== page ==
The Utah Jazz will soon have their fourth coach since 1982.
In a break from an astonishing bout of continuity, the Jazz will not renew Tyrone Corbin’s contract.
After taking over for Jerry Sloan during the 2010-11 season, Corbin went 112-146 as Utah’s coach. Under his watch, the Jazz made the playoffs in 2011-12 and then had another winning record in 2012-13 (43-39). But they didn’t win a postseason game, and this year, they went 25-57 for their worst record since 1981-82.
That season, Frank Layden became head coach, a position he held into the 1988-89 season. Then, he gave way to Sloan, who coached 23 years.
In the end, Corbin – not distinguishing himself from many – couldn’t succeed in replacing the legend.
The Utah Jazz announced today that the team has elected not to offer head coach Tyrone Corbin a new contract. As a result, a search for a new head coach will begin immediately.
“I would like to thank Ty and his staff for all of their hard work, dedication and professionalism over the last three-plus seasons,” said Jazz General Manager Dennis Lindsey. “This has not been an easy decision, but after a thorough review process, we as an organization feel that this is the best decision for our franchise moving forward.”
“The decision to make impactful changes in our organization is never taken lightly,” said Greg Miller, CEO of the Larry H. Miller Group of Companies. “Ty has always represented the Jazz franchise in a first-class manner both on the court and in the community. He did a wonderful job of building relationships with the players and encouraged their growth throughout the season. We wish Ty, Dante and their family nothing but the very best for their future.”
“Ty represented himself and the Utah Jazz organization with great class and dignity, and he and his family have been an important part of our team and community for many years,” said Jazz President Randy Rigby. “I want to thank them for their numerous contributions to this franchise and wish them well in the future. They will always remain a part of the Jazz family.”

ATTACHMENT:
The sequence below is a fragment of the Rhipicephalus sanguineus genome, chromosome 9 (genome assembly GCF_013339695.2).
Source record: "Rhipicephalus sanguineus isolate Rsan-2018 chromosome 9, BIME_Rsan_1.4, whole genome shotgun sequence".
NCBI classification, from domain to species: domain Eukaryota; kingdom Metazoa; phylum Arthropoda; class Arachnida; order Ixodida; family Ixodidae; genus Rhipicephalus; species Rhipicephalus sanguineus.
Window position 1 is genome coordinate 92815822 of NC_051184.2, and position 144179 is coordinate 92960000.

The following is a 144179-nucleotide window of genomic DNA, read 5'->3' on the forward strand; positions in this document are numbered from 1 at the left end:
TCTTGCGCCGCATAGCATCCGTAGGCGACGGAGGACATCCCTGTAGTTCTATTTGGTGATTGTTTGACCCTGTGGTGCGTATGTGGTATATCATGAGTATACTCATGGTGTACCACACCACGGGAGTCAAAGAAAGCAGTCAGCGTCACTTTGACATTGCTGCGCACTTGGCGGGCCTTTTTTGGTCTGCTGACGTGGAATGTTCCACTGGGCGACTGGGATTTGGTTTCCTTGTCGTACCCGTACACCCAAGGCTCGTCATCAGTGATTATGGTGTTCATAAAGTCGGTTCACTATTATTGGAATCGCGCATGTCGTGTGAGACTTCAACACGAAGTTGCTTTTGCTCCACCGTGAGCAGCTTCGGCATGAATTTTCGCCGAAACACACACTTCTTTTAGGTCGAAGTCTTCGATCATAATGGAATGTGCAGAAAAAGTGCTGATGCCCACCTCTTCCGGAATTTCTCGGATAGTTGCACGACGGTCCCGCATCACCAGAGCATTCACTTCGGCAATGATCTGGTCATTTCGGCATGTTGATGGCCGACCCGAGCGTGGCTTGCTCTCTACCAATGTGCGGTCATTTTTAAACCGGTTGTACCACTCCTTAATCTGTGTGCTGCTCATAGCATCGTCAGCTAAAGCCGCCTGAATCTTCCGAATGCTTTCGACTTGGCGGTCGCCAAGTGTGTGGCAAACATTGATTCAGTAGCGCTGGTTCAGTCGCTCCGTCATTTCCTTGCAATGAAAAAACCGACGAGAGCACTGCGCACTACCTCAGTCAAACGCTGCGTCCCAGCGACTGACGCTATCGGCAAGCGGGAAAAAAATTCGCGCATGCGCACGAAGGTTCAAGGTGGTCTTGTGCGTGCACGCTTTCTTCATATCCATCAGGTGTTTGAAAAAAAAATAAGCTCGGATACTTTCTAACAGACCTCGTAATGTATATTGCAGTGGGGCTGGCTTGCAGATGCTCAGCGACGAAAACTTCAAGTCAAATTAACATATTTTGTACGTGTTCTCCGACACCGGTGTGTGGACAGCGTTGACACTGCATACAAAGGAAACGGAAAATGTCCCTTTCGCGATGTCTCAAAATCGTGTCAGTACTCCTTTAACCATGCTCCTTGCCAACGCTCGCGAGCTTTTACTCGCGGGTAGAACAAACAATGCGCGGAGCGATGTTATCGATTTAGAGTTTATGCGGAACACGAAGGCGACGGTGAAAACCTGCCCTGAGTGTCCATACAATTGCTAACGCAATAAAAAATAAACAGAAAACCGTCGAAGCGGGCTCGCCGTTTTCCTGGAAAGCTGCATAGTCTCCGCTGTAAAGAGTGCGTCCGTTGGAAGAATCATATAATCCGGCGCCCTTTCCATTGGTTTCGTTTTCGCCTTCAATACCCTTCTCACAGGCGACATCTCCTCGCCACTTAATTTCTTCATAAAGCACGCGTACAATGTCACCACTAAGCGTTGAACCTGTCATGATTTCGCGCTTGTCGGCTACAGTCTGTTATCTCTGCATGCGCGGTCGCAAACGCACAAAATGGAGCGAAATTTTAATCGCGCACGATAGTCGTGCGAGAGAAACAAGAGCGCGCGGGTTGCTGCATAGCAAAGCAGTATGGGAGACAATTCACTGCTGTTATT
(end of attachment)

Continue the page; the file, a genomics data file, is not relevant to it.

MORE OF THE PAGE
If Corbin wants to become an assistant coach somewhere, he should have opportunities. He proved himself in that role on Sloan’s staff, and he kept a sinking team professional. That deserves a certain role in this league, but probably not the one Corbin just lost. Even though this dismissal Utah season was more due to a designed rebuild (call it tanking if you wish) than anything Corbin did, he just gave little indication he possessed the aptitude for being a successful head coach.
Money is always a factor, but Utah presents a compelling roster situation for potential replacements . The Jazz have a lineup full of promising young players – Trey Burke, Alec Burks, Gordon Hayward, Derrick Favors and Enes Kanter. Plus, they’ll have a juicy lottery pick in the upcoming draft and the No. 23 pick from Golden State.
The Jazz might not be ready to contend for a playoff berth next season, but they offer a quality destination for a budding assistant coach or college coach who might need a season to grow on the job. By 2015-16, this team should be a factor in the postseason race, and today’s decision is a step in the right direction.